New FMLA ruling reveals 2 things employers need to know

A former employee’s Family Medical Leave Act (FMLA) lawsuit against a residential nursing care facility provides a couple of important lessons for all employers.

They are:

  1. Failing to provide a return-to-work date does not automatically result in an employee’s forfeiture of his or her rights and job protections under the FMLA, and
  2. In certain circumstances an employee can care for a grandchild on FMLA leave, even if the employee isn’t the legal guardian of the grandchild and isn’t acting “in loco parentis” — despite having been lead to believe the contrary up until this point.

Employee prevails on both counts

The case: Suzan Gienapp was an employee of Harbor Crest, a residential nursing care facility.
In January of 2011, Gienapp informer her manager that she needed to take time off to care for her daughter, who was undergoing treatment for thyroid cancer. Gienapp was granted FMLA leave after submitting the necessary paperwork.
There was, however, one problem with her paperwork: It failed to identify a date when she expected to return to work.
Still, Gienapp remained out on leave, all the while following the company’s call-in policy.
Then, her daughter’s physician informed Harbor Crest that the timeline for her daughter’s recovery was uncertain, and any recovery would require assistance through at least July 2011.
Harbor Crest took this to mean Gienapp would not return to work by the time she’d exhausted medical leave, and it hired a replacement.
But much to Harbor Crest’s surprise, Gienapp did return to work before her medical leave was exhausted. And at that point it informed her that she’d been terminated.
Gienapp then sued, claiming her FMLA rights had been violated.

No return date isn’t a deal breaker

Harbor Crest fought the lawsuit, claiming Gienapp had forfeited her right to reinstatement under the FMLA by not producing a return-to-work date.
The problem was, in the court’s eyes, Harbor Crest hadn’t made much of an effort to obtain such a date. Throughout all of the contact it had with Gienapp while she was on leave, it never asked her to pin down a date when she’d be able to return.
Instead, it incorrectly assumed the physician’s message — that Gienapp’s daughter would require assistance until July — meant that Gienapp herself would be providing that assistance (and not someone else), which would then prevent her from resuming her duties once her leave time ran out.
Here’s a snippet of the court’s take on this issue:

Harbor Crest told Gienapp to call in monthly, and it is conceded that she did so … We assume therefore that Gienapp complied with Harbor Crest’s policies … What seems to have happened instead is that Chattic (Gienapp’s manager) drew an unwarranted inference from the physician’s statement in the original form and confused the anticipated duration of the daughter’s need for care with the anticipated duration of Gienapp’s absence from work, even though these are logically distinct.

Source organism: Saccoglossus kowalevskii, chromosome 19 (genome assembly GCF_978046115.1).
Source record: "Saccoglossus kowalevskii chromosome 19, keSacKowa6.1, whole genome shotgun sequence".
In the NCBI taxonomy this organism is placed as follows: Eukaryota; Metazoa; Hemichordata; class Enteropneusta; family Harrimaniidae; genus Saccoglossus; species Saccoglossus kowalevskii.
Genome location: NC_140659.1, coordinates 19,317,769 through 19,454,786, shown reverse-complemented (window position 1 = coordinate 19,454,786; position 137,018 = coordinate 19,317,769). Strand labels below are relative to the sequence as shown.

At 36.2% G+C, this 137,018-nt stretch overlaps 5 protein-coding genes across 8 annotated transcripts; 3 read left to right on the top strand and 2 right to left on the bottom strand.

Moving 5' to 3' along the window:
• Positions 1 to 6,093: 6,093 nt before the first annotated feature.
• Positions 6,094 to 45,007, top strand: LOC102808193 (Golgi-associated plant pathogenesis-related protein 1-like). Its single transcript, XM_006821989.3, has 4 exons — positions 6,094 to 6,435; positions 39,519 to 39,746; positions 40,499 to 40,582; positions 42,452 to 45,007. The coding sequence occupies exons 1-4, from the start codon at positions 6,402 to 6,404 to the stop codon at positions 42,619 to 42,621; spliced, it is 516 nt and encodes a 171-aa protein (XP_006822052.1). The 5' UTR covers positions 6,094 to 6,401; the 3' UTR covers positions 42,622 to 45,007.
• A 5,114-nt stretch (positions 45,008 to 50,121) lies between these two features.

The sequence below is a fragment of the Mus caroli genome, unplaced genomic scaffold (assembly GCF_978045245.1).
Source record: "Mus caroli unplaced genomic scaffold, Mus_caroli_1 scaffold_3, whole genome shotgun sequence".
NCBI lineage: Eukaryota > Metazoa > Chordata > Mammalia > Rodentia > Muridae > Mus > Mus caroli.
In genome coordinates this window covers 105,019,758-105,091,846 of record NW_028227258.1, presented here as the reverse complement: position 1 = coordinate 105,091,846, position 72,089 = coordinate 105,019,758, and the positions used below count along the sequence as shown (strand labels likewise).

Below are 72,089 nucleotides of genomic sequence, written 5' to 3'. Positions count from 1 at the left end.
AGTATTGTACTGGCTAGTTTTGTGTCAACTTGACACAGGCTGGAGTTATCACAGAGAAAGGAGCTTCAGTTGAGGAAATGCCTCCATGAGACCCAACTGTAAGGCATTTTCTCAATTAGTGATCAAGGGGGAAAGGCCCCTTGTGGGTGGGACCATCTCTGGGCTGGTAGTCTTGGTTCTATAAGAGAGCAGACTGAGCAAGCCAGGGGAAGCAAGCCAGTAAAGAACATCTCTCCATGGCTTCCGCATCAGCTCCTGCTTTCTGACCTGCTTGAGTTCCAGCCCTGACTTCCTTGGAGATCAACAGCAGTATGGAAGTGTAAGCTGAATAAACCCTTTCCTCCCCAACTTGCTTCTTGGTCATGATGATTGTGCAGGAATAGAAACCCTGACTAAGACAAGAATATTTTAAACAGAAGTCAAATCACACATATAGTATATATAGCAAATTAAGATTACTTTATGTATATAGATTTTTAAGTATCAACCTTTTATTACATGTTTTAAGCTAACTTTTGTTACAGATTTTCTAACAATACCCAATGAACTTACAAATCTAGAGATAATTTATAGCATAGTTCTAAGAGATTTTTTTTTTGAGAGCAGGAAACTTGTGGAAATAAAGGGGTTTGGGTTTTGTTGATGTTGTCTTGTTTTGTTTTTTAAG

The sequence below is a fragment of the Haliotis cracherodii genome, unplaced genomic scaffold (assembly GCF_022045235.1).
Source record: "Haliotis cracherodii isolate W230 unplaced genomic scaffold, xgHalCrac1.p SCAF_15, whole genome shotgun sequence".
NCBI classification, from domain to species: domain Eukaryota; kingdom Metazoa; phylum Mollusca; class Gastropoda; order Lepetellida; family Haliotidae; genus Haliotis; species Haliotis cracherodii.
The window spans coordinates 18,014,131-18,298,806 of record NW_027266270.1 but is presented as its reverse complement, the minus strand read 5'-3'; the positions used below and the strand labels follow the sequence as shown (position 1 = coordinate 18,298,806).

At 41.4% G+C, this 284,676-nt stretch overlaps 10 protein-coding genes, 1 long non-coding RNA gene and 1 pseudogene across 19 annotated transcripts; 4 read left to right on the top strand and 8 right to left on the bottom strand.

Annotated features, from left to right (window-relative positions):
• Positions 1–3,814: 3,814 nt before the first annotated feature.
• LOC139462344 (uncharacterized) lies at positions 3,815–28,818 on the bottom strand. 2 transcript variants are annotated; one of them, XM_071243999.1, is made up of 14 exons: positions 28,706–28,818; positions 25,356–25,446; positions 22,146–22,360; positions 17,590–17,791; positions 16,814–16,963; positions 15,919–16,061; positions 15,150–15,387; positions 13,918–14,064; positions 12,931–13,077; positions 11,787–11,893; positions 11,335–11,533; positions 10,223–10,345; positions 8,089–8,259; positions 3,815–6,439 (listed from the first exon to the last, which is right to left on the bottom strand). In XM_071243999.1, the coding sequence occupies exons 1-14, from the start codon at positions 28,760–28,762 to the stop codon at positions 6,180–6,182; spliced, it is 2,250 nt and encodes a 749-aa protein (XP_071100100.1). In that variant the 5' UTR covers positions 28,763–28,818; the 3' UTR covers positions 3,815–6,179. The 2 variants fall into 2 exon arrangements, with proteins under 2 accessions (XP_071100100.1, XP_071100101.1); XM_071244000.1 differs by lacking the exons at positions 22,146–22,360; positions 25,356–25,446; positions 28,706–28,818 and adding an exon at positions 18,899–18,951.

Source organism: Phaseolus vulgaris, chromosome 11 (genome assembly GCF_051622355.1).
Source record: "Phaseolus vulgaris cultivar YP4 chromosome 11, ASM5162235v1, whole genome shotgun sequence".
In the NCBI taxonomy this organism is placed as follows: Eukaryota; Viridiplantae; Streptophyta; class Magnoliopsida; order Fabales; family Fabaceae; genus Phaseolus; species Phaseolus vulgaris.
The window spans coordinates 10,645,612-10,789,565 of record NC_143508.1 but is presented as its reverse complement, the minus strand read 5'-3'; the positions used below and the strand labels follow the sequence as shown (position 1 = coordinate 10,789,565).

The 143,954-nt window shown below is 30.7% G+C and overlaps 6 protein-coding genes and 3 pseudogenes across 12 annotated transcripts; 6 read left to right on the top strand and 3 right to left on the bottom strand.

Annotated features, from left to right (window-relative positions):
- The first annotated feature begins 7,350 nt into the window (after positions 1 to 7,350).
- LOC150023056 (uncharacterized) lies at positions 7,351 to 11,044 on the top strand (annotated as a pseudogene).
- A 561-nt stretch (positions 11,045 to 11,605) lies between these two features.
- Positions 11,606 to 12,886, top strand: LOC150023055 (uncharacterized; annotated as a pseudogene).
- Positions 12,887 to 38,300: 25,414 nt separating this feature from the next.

Clearly, what needed to happen here was a little more dialogue between Gienapp and her manager, who should’ve asked for periodic updates on when Gienapp was planning to return.

Could care for grandchildren, too

Harbor Crest also tried arguing Gienapp wasn’t qualified to take FMLA leave in the first place because she used a sizable chunk of it to care for her daughter’s children.
It said FMLA protections do not extend to employees who take time off to care for their grandchildren, unless they are the legal guardian of those grandchildren or stand “in loco parentis,” which refers to a person who has day-to-day responsibilities to care for and financially support a child.
That is all true. It was also true Gienapp wasn’t the legal guardian of her daughter’s children, and she didn’t stand in loco parentis.
But the court ruled that by caring for her daughter’s children, Gienapp was also caring for her daughter.
The judge wrote:

Harbor Crest’s concession … requires us to frame the issue as whether a combination of assistance to one’s daughter, plus care of grandchildren that could take a load off the daughter’s mind and feet, counts as ‘care’ under the Act. To this the answer must be yes. … A person who knows that her family is well looked-after has an important resource in trying to recover from a medical challenge.

There you have it; a relatively groundbreaking ruling as far as the FMLA goes.
The potential impact: You could see more employees asking to take FMLA leave to care for a sick, adult child by tending to their grandchildren — and you may have to grant it, or risk costly litigation.
Patrick Muldowney, an employment law attorney with BakerHostetler summed the situation up nicely over at Employment Law Spotlight:

The decision also shows the liberal construction that courts employ with respect to the FMLA; thus, employers are advised to err in favor of their employees when administrating leave policies.

Cite: Gienapp v. Harbor Crest